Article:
Latest COBRA Annual Report (5.1 MB)
The report describes the current status of the COBRA setup at the Laboratori Nazionali del Gran Sasso (LNGS) and analysis aspects of recent data.
More than 60 years have passed since the experimental detection of the neutrino. And yet, some of its properties still remain unknown. The most pressing question probably is the one after the value of the particle's rest mass. And is the neutrino to be categorized as a Dirac or a Majorana particle?
An investigation of the theorized neutrinoless double beta decay (0νββ decay) has the potential of answering both those questions. Such an investigation, however, puts up an ambitious challenge. Due to the extremely long half-lives of at least about 1024 years predicted for such a decay, both a very high amount of the decaying isotope as well as a background basically reduced to zero are necessary, if one wants to have a chance of observing the decay.
Many different experiments, using different potentially decaying isotopes and different detector approaches, are currently searching for the decay. One detector approach proposed in 2001, is to use CdZnTe crystals. The material contains nine isotopes, which are capable of different double beta decay modes, and at the same time such a crystal, equipped with an anode and a cathode, can function as a room temperature semiconductor detector, making it possible to detect potential decays. If one of the bigger 0νββ experiments succeeds in its endeavors, it will be important to verify the results with other experiments using different isotopes and different detector approaches. CdZnTe crystals would be an excellent candidates for such a successive experiment.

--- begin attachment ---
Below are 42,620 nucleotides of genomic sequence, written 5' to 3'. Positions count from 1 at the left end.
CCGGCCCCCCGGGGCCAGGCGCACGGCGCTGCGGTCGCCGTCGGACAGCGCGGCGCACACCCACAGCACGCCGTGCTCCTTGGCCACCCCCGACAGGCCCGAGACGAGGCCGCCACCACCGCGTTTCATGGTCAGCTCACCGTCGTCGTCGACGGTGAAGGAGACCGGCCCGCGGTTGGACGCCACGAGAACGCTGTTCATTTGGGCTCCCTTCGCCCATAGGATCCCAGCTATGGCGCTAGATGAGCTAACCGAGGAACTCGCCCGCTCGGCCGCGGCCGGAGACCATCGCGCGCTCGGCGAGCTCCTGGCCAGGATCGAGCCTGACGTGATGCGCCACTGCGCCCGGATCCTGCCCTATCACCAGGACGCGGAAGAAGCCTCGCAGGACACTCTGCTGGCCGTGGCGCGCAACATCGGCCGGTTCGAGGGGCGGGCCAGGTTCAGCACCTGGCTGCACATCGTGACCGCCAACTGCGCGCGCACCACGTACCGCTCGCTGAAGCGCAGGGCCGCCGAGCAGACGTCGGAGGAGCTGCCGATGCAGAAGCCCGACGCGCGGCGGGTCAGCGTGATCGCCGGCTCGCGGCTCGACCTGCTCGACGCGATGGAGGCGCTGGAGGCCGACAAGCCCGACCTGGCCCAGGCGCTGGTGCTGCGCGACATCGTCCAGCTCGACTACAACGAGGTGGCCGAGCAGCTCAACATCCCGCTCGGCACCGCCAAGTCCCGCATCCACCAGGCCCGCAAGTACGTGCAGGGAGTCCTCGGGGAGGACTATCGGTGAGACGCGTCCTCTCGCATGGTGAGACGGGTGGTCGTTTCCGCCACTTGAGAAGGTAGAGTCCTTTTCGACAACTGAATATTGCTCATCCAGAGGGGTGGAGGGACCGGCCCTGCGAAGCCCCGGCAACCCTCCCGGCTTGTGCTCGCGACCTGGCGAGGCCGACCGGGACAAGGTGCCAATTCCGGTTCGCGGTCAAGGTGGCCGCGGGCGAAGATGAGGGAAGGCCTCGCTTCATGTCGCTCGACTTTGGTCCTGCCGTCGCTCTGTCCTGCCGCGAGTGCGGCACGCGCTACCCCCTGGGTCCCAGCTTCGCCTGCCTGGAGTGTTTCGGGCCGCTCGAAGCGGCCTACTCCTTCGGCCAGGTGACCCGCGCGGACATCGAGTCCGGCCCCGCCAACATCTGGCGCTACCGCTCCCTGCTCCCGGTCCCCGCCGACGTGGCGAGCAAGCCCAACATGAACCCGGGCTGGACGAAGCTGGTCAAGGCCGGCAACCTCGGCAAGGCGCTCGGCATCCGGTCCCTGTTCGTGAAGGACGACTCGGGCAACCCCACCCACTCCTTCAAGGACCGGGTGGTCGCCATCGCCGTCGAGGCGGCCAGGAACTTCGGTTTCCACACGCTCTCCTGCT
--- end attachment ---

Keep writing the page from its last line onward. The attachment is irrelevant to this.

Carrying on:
Since 2013 the COBRA demonstrator setup has been in operation with the goal to investigate the experimental issues of operating CdZnTe detectors in low background mode and to explore this technique's prospects. It is built from 64 monolithic CdZnTe detector crystals with a size of 1x1x1 cm3 each, arranged in an array of 4x4x4 crystals. Based on the knowledge gained from the work with this demonstrator, the experiment has been upgraded to COBRA XDEM (short for eXtended DEMonstrator) in 2018. Nine additional, larger CdZnTe crystals with a volume of 6 cm3 each are now under operation, almost doubling the active volume of the experiment and expected to show significantly reduced background levels.
The setup is located at the Laboratori Nazionali del Gran Sasso (LNGS), an underground laboratory beneath the Apennine Mountains and hence covered by 1400 m of rock. This provides an effective shielding of the experiment from cosmic rays.